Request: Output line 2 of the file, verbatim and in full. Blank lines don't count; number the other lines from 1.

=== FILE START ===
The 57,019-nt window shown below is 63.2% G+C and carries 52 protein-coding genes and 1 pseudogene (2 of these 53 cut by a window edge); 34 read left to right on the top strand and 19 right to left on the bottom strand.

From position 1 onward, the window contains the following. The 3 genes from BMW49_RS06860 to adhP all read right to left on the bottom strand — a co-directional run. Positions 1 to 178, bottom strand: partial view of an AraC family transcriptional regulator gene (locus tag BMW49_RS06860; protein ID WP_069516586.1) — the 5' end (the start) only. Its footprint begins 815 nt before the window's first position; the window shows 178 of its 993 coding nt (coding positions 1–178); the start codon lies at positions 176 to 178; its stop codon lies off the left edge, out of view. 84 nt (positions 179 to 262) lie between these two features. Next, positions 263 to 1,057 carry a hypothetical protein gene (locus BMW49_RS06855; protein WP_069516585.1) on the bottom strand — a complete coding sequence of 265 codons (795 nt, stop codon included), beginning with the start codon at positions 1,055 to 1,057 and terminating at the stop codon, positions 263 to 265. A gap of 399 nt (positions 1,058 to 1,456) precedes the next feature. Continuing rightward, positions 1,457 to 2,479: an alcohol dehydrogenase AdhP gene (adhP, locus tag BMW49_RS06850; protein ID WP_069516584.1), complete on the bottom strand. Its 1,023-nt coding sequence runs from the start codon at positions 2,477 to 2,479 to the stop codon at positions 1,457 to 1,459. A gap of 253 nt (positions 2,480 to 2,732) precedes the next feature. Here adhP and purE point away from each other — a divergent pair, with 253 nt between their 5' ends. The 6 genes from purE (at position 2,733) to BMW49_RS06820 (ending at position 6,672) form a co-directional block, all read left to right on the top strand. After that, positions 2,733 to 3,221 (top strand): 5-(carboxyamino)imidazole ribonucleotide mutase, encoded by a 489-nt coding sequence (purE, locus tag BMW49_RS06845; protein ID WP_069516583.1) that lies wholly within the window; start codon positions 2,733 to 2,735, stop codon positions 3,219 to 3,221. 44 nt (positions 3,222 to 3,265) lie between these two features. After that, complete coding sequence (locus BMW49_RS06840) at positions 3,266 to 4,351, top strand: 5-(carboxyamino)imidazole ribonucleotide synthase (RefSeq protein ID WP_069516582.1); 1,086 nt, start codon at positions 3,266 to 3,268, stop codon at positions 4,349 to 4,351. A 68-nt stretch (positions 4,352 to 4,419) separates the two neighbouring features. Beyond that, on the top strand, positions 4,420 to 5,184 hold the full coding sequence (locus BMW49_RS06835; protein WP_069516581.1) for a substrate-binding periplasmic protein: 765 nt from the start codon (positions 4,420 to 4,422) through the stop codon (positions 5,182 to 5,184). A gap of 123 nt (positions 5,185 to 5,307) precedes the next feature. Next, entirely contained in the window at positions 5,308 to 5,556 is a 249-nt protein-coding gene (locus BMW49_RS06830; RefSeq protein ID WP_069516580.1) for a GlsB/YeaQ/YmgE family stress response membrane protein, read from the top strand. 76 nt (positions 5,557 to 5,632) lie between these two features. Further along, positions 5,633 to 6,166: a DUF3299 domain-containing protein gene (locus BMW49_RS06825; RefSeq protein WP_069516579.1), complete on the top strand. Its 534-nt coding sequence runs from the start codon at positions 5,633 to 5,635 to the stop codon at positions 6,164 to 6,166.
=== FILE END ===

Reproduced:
From position 1 onward, the window contains the following. The 3 genes from BMW49_RS06860 to adhP all read right to left on the bottom strand — a co-directional run. Positions 1 to 178, bottom strand: partial view of an AraC family transcriptional regulator gene (locus tag BMW49_RS06860; protein ID WP_069516586.1) — the 5' end (the start) only. Its footprint begins 815 nt before the window's first position; the window shows 178 of its 993 coding nt (coding positions 1–178); the start codon lies at positions 176 to 178; its stop codon lies off the left edge, out of view. 84 nt (positions 179 to 262) lie between these two features. Next, positions 263 to 1,057 carry a hypothetical protein gene (locus BMW49_RS06855; protein WP_069516585.1) on the bottom strand — a complete coding sequence of 265 codons (795 nt, stop codon included), beginning with the start codon at positions 1,055 to 1,057 and terminating at the stop codon, positions 263 to 265. A gap of 399 nt (positions 1,058 to 1,456) precedes the next feature. Continuing rightward, positions 1,457 to 2,479: an alcohol dehydrogenase AdhP gene (adhP, locus tag BMW49_RS06850; protein ID WP_069516584.1), complete on the bottom strand. Its 1,023-nt coding sequence runs from the start codon at positions 2,477 to 2,479 to the stop codon at positions 1,457 to 1,459. A gap of 253 nt (positions 2,480 to 2,732) precedes the next feature. Here adhP and purE point away from each other — a divergent pair, with 253 nt between their 5' ends. The 6 genes from purE (at position 2,733) to BMW49_RS06820 (ending at position 6,672) form a co-directional block, all read left to right on the top strand. After that, positions 2,733 to 3,221 (top strand): 5-(carboxyamino)imidazole ribonucleotide mutase, encoded by a 489-nt coding sequence (purE, locus tag BMW49_RS06845; protein ID WP_069516583.1) that lies wholly within the window; start codon positions 2,733 to 2,735, stop codon positions 3,219 to 3,221. 44 nt (positions 3,222 to 3,265) lie between these two features. After that, complete coding sequence (locus BMW49_RS06840) at positions 3,266 to 4,351, top strand: 5-(carboxyamino)imidazole ribonucleotide synthase (RefSeq protein ID WP_069516582.1); 1,086 nt, start codon at positions 3,266 to 3,268, stop codon at positions 4,349 to 4,351. A 68-nt stretch (positions 4,352 to 4,419) separates the two neighbouring features. Beyond that, on the top strand, positions 4,420 to 5,184 hold the full coding sequence (locus BMW49_RS06835; protein WP_069516581.1) for a substrate-binding periplasmic protein: 765 nt from the start codon (positions 4,420 to 4,422) through the stop codon (positions 5,182 to 5,184). A gap of 123 nt (positions 5,185 to 5,307) precedes the next feature. Next, entirely contained in the window at positions 5,308 to 5,556 is a 249-nt protein-coding gene (locus BMW49_RS06830; RefSeq protein ID WP_069516580.1) for a GlsB/YeaQ/YmgE family stress response membrane protein, read from the top strand. 76 nt (positions 5,557 to 5,632) lie between these two features. Further along, positions 5,633 to 6,166: a DUF3299 domain-containing protein gene (locus BMW49_RS06825; RefSeq protein WP_069516579.1), complete on the top strand. Its 534-nt coding sequence runs from the start codon at positions 5,633 to 5,635 to the stop codon at positions 6,164 to 6,166.